Academy Awards Shine Spotlight on Vegan Cuisine
The Oscars are a night for the stars to shine, but after the acceptance speeches end, the focus shifts from glamour to food. Celebrity chef Wolfgang Puck has been catering the Governor’s Ball for 19 years. For this year’s sensational menu, he’s whipping up some vegan dishes that could garner more buzz than a poorly-timed wardrobe malfunction.
Fortunately, you don’t have to be a celebrity to eat like one. Featured dishes like kale salad, cauliflower with baby vegetables, artichokes, beet salad, and vegan pizza are all fare you can make from the set of your own kitchen. This heart-healthy menu will keep you going strong, even if your favorite film loses Best Picture.
If you’re hosting an Academy Awards party, you can treat your guests like VIPs with these Oscars-themed recipes.
Nominations for best meal include:
“I’d like to thank the Academy” Artichokes
Makes 4 servings
1 1/2 teaspoons nonhydrogenated, dairy-free margarine
1/2 teaspoon olive oil
2-3 garlic cloves, crushed
1/2 cup chopped red bell pepper
1/2 cup green peas
1/2 teaspoon dried basil
1/2 teaspoon dried oregano
12 ounces fresh spinach, coarsely chopped
1 tablespoon seasoned bread crumbs
sweet mustard dip (optional)
Remove stems from artichokes. Place a steamer basket in a saucepan over boiling water. Add artichokes, reduce heat, and cover. Steam for 40 minutes. Artichokes should be soft, but not mushy. Remove artichokes from the steamer and run under cold water to prevent the leaves from curling. Spread the leaves apart, and remove the choke with a spoon. Set aside.
Heat margarine and oil in a large, nonstick skillet. Add garlic, red peppers, peas, basil, and oregano, and sauté over medium heat for 3 minutes. Add spinach and cover, stirring occasionally, for 3 to 4 minutes. Remove from heat and mix breadcrumbs with spinach mixture. Divide into four portions and stuff into center of each artichoke. Serve with sweet mustard dip, if desired.
Artichokes can be prepared ahead of time and refrigerated. Reheat in microwave or low oven.
Per stuffed artichoke
Protein: 7.8 g
Calcium: 176 mg
Source: Artichoke's Café, Palm Beach Gardens, Florida. Published in The Best in the World, Neal D. Barnard, M.D., editor.
Life of Pizza Pi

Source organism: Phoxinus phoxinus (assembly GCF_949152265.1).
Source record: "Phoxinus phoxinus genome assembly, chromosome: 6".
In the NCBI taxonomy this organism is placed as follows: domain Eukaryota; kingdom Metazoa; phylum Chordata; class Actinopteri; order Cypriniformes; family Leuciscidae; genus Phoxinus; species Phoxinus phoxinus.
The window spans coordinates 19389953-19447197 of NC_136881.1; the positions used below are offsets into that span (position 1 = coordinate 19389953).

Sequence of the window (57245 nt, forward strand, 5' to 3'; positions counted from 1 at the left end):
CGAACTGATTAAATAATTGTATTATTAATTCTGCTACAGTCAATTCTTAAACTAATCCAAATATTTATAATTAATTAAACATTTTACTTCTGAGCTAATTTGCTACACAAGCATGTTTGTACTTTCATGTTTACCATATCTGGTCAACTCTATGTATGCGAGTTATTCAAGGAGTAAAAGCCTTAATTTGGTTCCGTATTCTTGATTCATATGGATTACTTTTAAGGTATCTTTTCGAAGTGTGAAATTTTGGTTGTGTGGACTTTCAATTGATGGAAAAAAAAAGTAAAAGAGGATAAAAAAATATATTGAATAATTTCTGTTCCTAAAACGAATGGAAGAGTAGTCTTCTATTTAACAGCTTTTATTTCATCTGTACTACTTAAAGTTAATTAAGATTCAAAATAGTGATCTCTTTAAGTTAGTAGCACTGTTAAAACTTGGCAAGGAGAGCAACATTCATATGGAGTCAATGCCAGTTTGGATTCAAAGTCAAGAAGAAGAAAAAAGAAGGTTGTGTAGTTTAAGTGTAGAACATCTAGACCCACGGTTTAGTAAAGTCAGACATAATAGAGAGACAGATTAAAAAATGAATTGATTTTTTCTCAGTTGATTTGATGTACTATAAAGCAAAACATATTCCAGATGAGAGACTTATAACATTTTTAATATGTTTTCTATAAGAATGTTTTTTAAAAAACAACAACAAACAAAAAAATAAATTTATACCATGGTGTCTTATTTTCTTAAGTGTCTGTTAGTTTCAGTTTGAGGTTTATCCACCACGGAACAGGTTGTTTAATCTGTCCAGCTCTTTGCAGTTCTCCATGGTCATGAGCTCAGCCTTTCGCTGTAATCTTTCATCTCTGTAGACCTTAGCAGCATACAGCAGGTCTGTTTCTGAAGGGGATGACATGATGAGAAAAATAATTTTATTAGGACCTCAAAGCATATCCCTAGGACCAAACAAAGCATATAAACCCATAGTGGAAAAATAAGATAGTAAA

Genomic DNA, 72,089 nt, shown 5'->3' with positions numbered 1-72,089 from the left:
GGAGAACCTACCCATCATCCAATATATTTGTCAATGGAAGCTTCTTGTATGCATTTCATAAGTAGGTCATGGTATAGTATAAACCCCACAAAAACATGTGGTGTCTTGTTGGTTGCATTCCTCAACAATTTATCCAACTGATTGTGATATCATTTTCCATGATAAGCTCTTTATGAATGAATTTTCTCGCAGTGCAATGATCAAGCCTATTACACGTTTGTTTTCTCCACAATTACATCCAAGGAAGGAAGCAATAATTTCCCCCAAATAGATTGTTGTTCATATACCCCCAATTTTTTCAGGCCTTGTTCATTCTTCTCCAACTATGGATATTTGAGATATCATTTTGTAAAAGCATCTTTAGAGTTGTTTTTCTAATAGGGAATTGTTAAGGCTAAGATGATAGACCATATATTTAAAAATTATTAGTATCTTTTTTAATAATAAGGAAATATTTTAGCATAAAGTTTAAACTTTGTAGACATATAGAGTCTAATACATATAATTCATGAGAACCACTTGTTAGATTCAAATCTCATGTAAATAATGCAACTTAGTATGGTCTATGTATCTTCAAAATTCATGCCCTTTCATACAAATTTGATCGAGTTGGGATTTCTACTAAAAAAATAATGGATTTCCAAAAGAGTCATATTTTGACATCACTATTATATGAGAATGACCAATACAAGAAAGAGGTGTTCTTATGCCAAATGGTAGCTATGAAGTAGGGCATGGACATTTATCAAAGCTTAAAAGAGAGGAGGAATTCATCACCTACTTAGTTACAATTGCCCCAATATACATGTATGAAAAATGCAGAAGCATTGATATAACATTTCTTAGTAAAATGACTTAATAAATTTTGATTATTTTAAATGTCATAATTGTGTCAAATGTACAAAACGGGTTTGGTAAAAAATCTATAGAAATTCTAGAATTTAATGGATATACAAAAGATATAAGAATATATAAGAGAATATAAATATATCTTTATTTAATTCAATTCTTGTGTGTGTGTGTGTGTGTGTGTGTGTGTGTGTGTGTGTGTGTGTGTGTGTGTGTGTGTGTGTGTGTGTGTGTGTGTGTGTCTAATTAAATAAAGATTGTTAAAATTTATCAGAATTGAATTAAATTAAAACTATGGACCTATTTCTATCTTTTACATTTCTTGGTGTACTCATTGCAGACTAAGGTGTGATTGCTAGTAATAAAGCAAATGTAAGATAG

Pizza Provencle a la Capuccino
Makes 8 slices
2 tablespoons olive oil
3 1/2 cups chopped tomatoes
1/2 teaspoon salt
black pepper, to taste
premade pizza crust
4 garlic cloves, chopped
8-10 black olives
Preheat oven to 500 F.
Heat oil in a skillet. Add tomatoes, salt, and black pepper and cook for 5 minutes.
Cover pizza crust with the tomato sauce, and top with garlic and olives. Bake for 8 to 15 minutes or until crust is crispy and browned. Slice into 8 pieces. Serve hot.
Per slice (1/8 of pizza)
Protein: 6 g
Calcium: 19 mg
Source: Capuccino Restaurant, Calvi, Corsica. Published in The Best in the World, Neal D. Barnard, M.D., editor.
Beets of the Salad Wild
Hot or Cold Beet Salad
|Beets of the Salad Wild|
Makes about 3 cups (3 servings)
The pigment that gives beets their rich crimson color and makes this salad so gorgeous is also a powerful cancer-fighting agent in the anthocyanin family.
3 medium beets
1 1/2 tablespoons lemon juice
1 tablespoon cider vinegar
1 tablespoon apple juice concentrate
1 teaspoon stone-ground mustard
1/2 teaspoon dried dill weed
Wash and peel beets. Cut each beet in half, and each half into four wedges. To prevent staining your countertop, place a dark-colored towel or paper towels under your cutting board. Steam over boiling water until tender when pierced with a fork, 15 to 20 minutes.
Mix lemon juice, vinegar, apple juice concentrate, mustard, and dill in a serving bowl. Add beets and toss to mix. Serve hot or cold.
Stored in a covered container in the refrigerator, leftover Hot or Cold Beet Salad will keep for up to 3 days.
Protein: 1 g
Calcium: 15 mg
Source: The Survivor’s Handbook: Eating Right for Cancer Survival by Neal D. Barnard, M.D. and Jennifer Reilly, R.D.